You are now reading Part II:
1. Challenges with the "refreshed" MedsCheck program
2. Potential improvements
3. Conclusion and what to do next
A History and Criticism of the Old and New MedsCheck Program
This is a two-part series, with Part I focused on:
You are now reading Part II:
I received a lot of email responses when we asked for your comments and opinions regarding the new Medscheck program in Ontario.
There was a lot of overlap in the sentiment, so I will try to summarize:
A few submissions were short:
Others were longer:
I also read submissions which were even more detailed, which I will try to succinctly summarize with their own quote:
This first section will lay out the major challenges that I (and others) have noticed about the new MedsCheck forms, followed by specific improvements that can (and should) be made to maintain the integrity of the MedsCheck program while reducing workload for pharmacists.
Challenge #1 - Number of Pages Printed
There are too many pages being printed. Do not confuse this with the next point regarding the tediousness of the paperwork. I am referring specifically to the physical number of pages that are being printed for every MedsCheck. Excluding the additional paperwork required to complete a MedsCheck Diabetes, there is a minimum 8 (eight) pages of forms to print out and fill out for a MedsCheck Annual.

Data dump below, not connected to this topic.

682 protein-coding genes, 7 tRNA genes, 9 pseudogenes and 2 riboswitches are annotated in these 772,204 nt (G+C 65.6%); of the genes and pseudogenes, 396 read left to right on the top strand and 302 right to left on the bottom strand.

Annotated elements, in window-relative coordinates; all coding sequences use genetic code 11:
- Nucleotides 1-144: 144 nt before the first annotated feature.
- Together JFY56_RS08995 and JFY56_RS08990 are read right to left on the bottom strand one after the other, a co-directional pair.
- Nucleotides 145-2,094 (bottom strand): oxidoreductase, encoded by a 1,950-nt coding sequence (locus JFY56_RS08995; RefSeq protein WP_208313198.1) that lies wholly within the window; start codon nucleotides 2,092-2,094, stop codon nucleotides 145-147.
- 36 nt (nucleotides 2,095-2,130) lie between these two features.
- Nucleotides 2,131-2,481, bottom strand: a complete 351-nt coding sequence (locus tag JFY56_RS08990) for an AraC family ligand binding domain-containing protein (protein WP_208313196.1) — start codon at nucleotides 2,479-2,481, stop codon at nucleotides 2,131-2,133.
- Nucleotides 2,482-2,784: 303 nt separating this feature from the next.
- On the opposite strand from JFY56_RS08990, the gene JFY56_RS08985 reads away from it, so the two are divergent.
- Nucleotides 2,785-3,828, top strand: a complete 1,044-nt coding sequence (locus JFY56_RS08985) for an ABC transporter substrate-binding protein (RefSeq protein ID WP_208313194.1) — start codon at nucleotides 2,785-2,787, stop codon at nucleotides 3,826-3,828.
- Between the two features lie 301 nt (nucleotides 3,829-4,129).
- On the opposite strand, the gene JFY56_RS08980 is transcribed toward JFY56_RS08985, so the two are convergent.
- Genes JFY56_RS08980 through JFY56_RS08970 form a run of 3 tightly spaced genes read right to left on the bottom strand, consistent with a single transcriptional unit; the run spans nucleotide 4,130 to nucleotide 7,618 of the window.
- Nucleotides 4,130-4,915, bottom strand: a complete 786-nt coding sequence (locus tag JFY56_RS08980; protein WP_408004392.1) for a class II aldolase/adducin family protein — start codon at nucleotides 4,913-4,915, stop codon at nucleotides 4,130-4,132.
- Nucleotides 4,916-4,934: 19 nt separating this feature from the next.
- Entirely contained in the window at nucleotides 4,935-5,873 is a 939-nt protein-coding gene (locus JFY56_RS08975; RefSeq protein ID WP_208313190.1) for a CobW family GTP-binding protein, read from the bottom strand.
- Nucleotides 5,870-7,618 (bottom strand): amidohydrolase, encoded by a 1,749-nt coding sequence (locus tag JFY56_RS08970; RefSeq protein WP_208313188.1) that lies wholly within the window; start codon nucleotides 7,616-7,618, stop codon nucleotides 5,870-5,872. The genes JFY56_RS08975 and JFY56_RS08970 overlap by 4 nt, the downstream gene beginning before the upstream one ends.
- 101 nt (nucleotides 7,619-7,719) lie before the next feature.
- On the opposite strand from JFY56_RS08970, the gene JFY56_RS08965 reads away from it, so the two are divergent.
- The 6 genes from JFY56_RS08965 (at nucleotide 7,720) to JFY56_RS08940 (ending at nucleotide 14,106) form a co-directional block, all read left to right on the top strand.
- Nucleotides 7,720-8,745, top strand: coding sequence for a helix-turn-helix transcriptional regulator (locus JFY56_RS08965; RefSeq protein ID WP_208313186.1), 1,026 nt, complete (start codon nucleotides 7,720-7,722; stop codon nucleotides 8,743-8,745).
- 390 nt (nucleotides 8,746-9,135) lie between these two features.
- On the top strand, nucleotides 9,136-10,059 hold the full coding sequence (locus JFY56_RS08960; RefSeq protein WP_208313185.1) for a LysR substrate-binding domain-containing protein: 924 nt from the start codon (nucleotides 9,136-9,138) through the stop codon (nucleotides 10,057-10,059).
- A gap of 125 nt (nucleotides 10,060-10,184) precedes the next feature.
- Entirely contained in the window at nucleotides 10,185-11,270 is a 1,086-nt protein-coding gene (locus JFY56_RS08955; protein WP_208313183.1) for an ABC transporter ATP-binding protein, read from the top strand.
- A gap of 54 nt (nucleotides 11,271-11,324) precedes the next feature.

Even if some fields can be automatically filled by a dispensary software, the forms represent a sub-optimal use of real estate space and the large number of pages represents a mental roadblock for pharmacists completing the forms.
Take for example the first page of the Pharmacists Worksheet and how much physical space is required to just print the pharmacy's contact information:
Or look below at the amount of space required to indicate the source(s) of information consulted to complete the MedsCheck:
Similarly, half a page is dedicated just to selecting the patient's characteristics that contribute to the need to conduct a MedsCheck:
Using a form's real estate efficiently will reduce some of the stress involved in filling it out.
Challenge #2 - The Forms Ask Tedious Administrative-Style Questions
The MedsCheck forms resemble a health insurance questionnaire more than a form used to organize medications and improve clinical outcomes. In fact, my real estate forms used for purchasing/selling/leasing homes can be shorter.
For example, the "Patient Information" section of the Pharmacists Worksheet asks for too many identifiers:
Why is all of this information necessary to identify the patient? Is the pharmacy expected to mail the patient a Christmas card and the postal code is very helpful to Canada Post?
For the vast majority of patients receiving this service, he or she will already be a patient of the pharmacy and their information will already be stored in the pharmacy's computer system. The necessity to re-type or re-write or re-print this information when it can be easily verbally confirmed, is confusing. Patient contact information is already located on the Personal Medication Record. Its presence on the Pharmacist Worksheet is redundant.